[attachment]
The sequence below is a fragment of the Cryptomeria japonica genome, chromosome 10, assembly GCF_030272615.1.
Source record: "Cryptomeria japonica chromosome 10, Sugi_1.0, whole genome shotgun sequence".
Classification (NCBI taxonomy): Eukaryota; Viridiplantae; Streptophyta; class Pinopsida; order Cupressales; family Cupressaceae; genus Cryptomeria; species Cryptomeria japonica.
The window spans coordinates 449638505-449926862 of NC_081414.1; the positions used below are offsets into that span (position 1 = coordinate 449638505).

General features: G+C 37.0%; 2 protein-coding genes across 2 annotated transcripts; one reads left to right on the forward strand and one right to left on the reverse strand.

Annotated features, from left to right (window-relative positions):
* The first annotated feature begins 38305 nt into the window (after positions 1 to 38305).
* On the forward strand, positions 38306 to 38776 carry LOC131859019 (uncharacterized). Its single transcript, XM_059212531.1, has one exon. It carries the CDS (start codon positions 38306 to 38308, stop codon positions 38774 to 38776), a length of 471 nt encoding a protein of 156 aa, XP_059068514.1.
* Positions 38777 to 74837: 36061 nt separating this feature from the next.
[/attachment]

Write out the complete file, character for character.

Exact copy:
The sequence below is a fragment of the Cryptomeria japonica genome, chromosome 10, assembly GCF_030272615.1.
Source record: "Cryptomeria japonica chromosome 10, Sugi_1.0, whole genome shotgun sequence".
Classification (NCBI taxonomy): Eukaryota; Viridiplantae; Streptophyta; class Pinopsida; order Cupressales; family Cupressaceae; genus Cryptomeria; species Cryptomeria japonica.
The window spans coordinates 449638505-449926862 of NC_081414.1; the positions used below are offsets into that span (position 1 = coordinate 449638505).

General features: G+C 37.0%; 2 protein-coding genes across 2 annotated transcripts; one reads left to right on the forward strand and one right to left on the reverse strand.

Annotated features, from left to right (window-relative positions):
* The first annotated feature begins 38305 nt into the window (after positions 1 to 38305).
* On the forward strand, positions 38306 to 38776 carry LOC131859019 (uncharacterized). Its single transcript, XM_059212531.1, has one exon. It carries the CDS (start codon positions 38306 to 38308, stop codon positions 38774 to 38776), a length of 471 nt encoding a protein of 156 aa, XP_059068514.1.
* Positions 38777 to 74837: 36061 nt separating this feature from the next.